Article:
After former National Security Agency contractor Edward Snowden revealed companies including Apple, Google and Yahoo were compelled to cooperate with U.S. spying programs, technology firms announced stronger privacy protections, known as "full-disk encryption."
The new generation of phones automatically scramble data so that a digital key kept by the owner is needed to unlock it. The move made it harder for investigators to examine the contents of suspects' phones without their knowledge or cooperation.
The reality is we don't expect this to be received very well from companies who market their products on the ability to provide end-to-end encryption.
Shortly after Apple and Google made their encryption change, Vance said in a Washington Post op-ed that the companies, whose operating systems run on 96 percent of smartphones worldwide, were helping criminals. This summer, he testified before a Senate Judiciary Committee, saying that the Fourth Amendment allowed for "reasonable searches" of devices by the government.
Vance said at the time that his office had sent letters asking the companies if there was a way to encrypt their data without sacrificing security, and had yet to receive a response.
Privacy advocates have misconceptions about law enforcement's position on encryption, Vance contends. His proposal would cover individual mobile phones for which there was a court order, asking companies like Apple and Google to retrieve information, and wouldn't allow data collection without possession of the device. Nor would it cover "data in transit," which could allow eavesdropping on live communication.
Putting it more bluntly in an August op-ed published in the New York Times, Vance said the switch to full-disk encryption wouldn't have stopped the NSA's mass surveillance as revealed by Snowden. The column was co-written by Paris Chief Prosecutor François Molins, City of London Police Commissioner Adrian Leppard, and High Court of Spain Chief Prosecutor Javier Zaragoza.
Vance's office, which formed a cybercrime unit in 2010, said it's also trying to respect privacy as part of the Global Cyber Alliance, an effort with Leppard and the Center for Internet Security, or CIS, announced Monday. The alliance, based out of both London and New York, will not collect any "personal identifiable information, and will only possess what is voluntarily provided -- data that describes or identifies the attackers' information, such as location or infrastructure, and the threats associated with them," according to a statement.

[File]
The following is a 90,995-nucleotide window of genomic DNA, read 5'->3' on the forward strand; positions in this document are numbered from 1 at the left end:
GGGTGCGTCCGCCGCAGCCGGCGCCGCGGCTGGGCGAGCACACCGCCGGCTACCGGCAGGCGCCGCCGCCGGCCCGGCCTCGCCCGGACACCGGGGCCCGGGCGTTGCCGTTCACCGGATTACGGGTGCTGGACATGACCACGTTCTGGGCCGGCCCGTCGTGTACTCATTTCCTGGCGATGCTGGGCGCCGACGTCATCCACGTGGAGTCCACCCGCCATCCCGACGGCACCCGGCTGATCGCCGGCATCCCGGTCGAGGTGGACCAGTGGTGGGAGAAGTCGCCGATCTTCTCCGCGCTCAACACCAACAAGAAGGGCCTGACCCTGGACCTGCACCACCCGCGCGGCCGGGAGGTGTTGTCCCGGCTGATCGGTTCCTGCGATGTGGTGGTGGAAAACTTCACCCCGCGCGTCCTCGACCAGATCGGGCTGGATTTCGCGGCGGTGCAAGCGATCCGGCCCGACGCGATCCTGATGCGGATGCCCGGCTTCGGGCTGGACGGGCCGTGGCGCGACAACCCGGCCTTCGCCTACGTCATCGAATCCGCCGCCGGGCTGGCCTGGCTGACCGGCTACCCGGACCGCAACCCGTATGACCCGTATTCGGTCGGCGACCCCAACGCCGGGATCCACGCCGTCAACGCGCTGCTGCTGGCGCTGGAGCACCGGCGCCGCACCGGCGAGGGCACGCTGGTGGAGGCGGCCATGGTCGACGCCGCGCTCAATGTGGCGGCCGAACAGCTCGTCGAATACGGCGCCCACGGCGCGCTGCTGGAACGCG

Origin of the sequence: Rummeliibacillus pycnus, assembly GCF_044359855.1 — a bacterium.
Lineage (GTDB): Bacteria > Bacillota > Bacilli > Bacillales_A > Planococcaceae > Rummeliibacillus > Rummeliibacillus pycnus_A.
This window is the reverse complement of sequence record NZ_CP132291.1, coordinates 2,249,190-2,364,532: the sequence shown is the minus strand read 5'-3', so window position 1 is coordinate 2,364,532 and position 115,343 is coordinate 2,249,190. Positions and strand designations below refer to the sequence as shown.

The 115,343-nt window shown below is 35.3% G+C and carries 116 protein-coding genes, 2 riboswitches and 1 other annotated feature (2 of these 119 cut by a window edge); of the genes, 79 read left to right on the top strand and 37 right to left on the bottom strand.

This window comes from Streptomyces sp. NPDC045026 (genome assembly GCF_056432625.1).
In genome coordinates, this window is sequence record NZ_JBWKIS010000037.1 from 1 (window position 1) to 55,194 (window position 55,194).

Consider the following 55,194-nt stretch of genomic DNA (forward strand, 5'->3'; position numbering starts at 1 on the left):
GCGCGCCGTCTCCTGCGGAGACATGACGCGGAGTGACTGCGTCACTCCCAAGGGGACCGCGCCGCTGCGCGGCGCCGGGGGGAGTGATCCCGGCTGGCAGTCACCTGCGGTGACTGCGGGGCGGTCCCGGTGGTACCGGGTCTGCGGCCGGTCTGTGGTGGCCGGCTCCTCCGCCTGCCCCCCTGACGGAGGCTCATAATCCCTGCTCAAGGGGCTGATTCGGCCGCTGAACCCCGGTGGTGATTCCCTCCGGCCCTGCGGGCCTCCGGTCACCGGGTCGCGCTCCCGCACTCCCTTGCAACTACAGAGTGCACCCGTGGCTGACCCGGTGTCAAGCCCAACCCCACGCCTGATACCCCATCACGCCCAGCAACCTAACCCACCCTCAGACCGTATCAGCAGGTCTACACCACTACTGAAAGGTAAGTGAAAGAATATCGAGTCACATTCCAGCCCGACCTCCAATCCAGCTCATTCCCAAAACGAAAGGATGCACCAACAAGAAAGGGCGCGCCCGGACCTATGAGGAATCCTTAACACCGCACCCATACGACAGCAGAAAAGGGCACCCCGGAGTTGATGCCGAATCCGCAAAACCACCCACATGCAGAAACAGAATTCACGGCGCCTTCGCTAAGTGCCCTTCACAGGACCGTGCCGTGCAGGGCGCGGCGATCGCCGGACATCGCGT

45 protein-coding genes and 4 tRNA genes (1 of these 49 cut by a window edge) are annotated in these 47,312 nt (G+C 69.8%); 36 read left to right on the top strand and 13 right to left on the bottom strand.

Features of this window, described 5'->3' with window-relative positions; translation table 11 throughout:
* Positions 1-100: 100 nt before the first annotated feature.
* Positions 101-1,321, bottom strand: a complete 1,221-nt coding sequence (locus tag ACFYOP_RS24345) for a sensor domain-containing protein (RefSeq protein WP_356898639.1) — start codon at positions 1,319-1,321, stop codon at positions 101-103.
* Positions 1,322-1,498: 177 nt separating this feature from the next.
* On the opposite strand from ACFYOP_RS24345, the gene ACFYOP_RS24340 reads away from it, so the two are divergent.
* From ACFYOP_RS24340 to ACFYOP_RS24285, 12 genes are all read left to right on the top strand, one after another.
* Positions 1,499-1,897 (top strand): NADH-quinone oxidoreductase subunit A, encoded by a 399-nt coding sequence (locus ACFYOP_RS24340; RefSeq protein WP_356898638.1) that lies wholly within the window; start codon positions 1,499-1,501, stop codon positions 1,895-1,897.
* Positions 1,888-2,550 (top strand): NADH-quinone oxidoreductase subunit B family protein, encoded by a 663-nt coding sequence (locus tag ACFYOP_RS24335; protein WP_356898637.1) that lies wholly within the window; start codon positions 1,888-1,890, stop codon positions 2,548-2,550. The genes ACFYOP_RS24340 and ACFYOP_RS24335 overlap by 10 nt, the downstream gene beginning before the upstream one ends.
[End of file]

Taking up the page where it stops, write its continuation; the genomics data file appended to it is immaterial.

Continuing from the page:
We must get the right legislation to find the right balance between the right to privacy people have in society and the right you have to be protected by law enforcement agencies.
"We must get the right legislation to find the right balance between the right to privacy people have in society and the right you have to be protected by law enforcement agencies," Leppard said Wednesday at the conference in New York.
The issue of privacy versus security on mobile phones has only been partially tested in U.S. courts. It was weighed by the U.S. Supreme Court last year, which said a warrant is usually required to access data on a phone held by someone arrested. It's also the subject of a lawsuit in Brooklyn, New York, where Apple is fighting the Justice Department's demand for access to data on an iPhone seized during a drug probe.
In that dispute, the government argued Apple had complied with at least 70 similar court orders and the company's position represented "a stunning reversal" of past policy. Lawyers for Apple told the judge that the request goes beyond the boundaries of the law and that the government needs more authority from Congress to back such requests.
Vance also faced off against Twitter on similar issues of whether the maker of the technology is responsible for providing law enforcement with information.
In 2012, shortly after New York's Occupy Wall Street protests, a judge ruled Twitter had to hand over information about protesters' posts, comparing the duties of social media sites to witnesses of a street crime. Twitter had argued it shouldn't be responsible for its users' activities under the federal Stored Communications Act, a law enacted in 1986 which governs disclosure of electronic communications.